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    Marriage and Divorce

    Sociologists who study marriage and divorce aim to explain the causes of marital dissolution in the 21st century. A popular hypothesis explains four different variables that effect the probability of divorce:


    1) Rise in cohabitation

    Since the 1970s there has been a rise in cohabitation in western countries. Cohabitation has long been viewed as an alternative to marriage, however there is increasing evidence that cohabitation is more of an alternative to single life rather than a substitute for marriage.(1)

    There are many different forms of cohabitation in the 21st century including first-time cohabitation, pre-marital cohabitation, post-marital cohabitation and subsequent cohabitation. Surprisingly, premarital cohabitation has been linked to increased risk of marriage dissolution.(1)


    2) Age at first marriage and marital duration

    Marital stability increases with the wife’s age at marriage. Statistically, the older a woman is when she gets married, the longer the marriage is likely to be.(1) From the 1970s and onwards, women’s median age at marriage has been increasing.(1)

    Possible explanations for this include cultural pressure to experience life whilst young, third level education delaying people’s financial and emotional preparedness for marriage, desire to pursue a career, rise in house prices and the cost of weddings.(1)

    It should also be noted that marriage after being acquainted for less than six months or after an engagement of more than three years have been found to increase risk of divorce.(1)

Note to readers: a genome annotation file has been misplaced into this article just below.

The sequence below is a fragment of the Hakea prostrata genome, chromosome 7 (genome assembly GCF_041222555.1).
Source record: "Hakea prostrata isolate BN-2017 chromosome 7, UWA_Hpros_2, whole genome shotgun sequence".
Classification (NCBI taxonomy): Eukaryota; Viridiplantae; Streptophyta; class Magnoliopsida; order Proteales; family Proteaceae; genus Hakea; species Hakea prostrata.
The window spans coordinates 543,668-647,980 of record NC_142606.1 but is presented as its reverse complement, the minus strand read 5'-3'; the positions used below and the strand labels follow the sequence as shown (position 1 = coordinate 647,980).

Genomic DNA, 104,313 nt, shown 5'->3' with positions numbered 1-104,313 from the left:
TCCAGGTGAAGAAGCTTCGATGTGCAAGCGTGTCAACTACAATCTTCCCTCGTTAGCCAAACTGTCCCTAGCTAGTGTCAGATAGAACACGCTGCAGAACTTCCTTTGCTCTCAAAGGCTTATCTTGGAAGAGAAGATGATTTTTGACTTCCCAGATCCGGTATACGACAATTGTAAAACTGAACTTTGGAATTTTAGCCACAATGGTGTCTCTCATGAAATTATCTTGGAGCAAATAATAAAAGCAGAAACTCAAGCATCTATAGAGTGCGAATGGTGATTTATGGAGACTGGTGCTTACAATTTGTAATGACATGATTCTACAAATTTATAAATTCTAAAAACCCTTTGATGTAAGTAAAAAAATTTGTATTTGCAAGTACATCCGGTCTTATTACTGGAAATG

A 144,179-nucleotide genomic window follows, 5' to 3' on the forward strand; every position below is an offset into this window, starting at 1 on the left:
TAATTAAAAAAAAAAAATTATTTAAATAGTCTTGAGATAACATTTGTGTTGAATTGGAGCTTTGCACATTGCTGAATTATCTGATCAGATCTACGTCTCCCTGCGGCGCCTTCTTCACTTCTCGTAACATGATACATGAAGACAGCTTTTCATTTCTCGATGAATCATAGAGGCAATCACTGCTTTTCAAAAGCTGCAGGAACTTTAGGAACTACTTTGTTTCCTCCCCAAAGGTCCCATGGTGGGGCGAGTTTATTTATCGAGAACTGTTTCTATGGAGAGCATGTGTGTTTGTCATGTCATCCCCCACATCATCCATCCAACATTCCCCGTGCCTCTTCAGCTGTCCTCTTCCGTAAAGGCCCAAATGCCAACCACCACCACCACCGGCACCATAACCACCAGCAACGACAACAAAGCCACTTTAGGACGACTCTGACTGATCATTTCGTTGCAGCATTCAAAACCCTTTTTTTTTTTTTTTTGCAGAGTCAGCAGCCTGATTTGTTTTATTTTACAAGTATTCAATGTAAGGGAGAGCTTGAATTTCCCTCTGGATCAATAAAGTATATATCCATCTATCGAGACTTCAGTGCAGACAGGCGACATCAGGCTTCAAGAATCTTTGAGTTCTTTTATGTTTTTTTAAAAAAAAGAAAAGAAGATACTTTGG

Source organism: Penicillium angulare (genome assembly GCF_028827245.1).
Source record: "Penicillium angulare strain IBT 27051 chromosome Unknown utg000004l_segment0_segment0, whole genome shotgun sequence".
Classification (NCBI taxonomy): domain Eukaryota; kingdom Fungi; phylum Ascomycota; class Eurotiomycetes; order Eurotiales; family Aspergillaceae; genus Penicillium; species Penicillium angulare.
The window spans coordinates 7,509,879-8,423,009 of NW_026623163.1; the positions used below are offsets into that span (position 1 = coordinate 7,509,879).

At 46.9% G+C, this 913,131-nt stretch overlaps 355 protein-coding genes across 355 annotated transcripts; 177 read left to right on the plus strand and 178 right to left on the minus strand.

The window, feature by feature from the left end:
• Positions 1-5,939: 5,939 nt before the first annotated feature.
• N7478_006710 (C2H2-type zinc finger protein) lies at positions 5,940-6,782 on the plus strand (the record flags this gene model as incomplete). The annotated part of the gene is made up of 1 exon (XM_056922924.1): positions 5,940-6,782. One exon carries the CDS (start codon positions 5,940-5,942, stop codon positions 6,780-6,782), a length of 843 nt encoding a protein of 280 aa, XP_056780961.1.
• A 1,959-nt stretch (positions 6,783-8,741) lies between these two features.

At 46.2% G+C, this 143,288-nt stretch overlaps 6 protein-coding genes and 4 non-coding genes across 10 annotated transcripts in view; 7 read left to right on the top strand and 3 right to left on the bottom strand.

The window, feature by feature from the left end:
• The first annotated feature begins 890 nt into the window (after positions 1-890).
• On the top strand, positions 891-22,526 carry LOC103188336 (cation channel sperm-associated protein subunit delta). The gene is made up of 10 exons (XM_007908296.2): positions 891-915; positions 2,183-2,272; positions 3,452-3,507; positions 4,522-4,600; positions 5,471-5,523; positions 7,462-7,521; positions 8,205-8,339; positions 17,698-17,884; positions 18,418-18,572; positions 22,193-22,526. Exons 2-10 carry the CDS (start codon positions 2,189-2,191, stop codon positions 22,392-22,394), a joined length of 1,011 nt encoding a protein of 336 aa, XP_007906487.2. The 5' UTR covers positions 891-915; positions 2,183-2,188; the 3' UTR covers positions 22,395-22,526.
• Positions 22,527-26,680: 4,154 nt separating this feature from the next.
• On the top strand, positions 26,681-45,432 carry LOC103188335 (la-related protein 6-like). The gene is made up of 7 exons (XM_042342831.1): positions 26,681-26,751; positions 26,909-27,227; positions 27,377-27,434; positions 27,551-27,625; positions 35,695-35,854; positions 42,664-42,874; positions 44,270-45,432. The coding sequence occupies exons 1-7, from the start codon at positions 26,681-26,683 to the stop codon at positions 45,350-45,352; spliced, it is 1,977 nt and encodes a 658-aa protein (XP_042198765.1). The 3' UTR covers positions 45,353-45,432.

3) Multi-tasking of women’s roles

    The increase in married women’s workforce participation has been accompanied by delays in timing of marriage and declines in marital stability. Women’s workforce participation means increased relative contributions to household income and increased power in the marital relationship.

    Women are no longer financially or socially as dependent on their husbands and with the increase in workforce participation, the economic barriers to leaving a strained marriage have weakened.

    Despite research indicating that childcare has become less gender segregated, women continue to assume the burden of parental and household responsibility, resulting in an unequal division of domestic labour between women and men.


    4) Expectations of marriage

    Studies in the USA have shown that people view marriage not as a vehicle for economic survival but as one for personal happiness. There is a new emphasis on ‘happy ever after’ and if those expectations are not met, there is a larger probability for divorce.(1)

    The marital ideal is getting harder and harder to achieve with salaries not rising at the same rate of inflation. There is definitely a clash between the idea and reality of marriage.


    (1) http://www.drcath.net/publications/divorce.pdf

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